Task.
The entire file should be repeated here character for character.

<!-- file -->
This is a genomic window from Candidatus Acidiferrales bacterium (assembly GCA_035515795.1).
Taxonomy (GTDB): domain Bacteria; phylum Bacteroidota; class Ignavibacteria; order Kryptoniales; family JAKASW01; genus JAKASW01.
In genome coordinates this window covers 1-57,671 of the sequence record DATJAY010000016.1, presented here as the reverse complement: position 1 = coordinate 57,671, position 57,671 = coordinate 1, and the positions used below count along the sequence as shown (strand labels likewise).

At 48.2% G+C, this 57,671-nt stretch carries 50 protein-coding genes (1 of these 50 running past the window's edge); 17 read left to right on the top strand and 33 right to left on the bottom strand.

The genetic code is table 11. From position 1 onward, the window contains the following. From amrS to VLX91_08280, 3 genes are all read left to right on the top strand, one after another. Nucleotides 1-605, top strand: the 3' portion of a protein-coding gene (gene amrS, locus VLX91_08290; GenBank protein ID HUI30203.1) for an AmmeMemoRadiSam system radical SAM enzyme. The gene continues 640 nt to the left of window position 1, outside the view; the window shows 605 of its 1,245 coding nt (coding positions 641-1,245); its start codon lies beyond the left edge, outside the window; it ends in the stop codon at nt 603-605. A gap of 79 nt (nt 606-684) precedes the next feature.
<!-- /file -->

This is a genomic window from Candidatus Acidiferrales bacterium (assembly GCA_035515795.1).
Taxonomy (GTDB): domain Bacteria; phylum Bacteroidota; class Ignavibacteria; order Kryptoniales; family JAKASW01; genus JAKASW01.
In genome coordinates this window covers 1-57,671 of the sequence record DATJAY010000016.1, presented here as the reverse complement: position 1 = coordinate 57,671, position 57,671 = coordinate 1, and the positions used below count along the sequence as shown (strand labels likewise).

At 48.2% G+C, this 57,671-nt stretch carries 50 protein-coding genes (1 of these 50 running past the window's edge); 17 read left to right on the top strand and 33 right to left on the bottom strand.

The genetic code is table 11. From position 1 onward, the window contains the following. From amrS to VLX91_08280, 3 genes are all read left to right on the top strand, one after another. Nucleotides 1-605, top strand: the 3' portion of a protein-coding gene (gene amrS, locus VLX91_08290; GenBank protein ID HUI30203.1) for an AmmeMemoRadiSam system radical SAM enzyme. The gene continues 640 nt to the left of window position 1, outside the view; the window shows 605 of its 1,245 coding nt (coding positions 641-1,245); its start codon lies beyond the left edge, outside the window; it ends in the stop codon at nt 603-605. A gap of 79 nt (nt 606-684) precedes the next feature.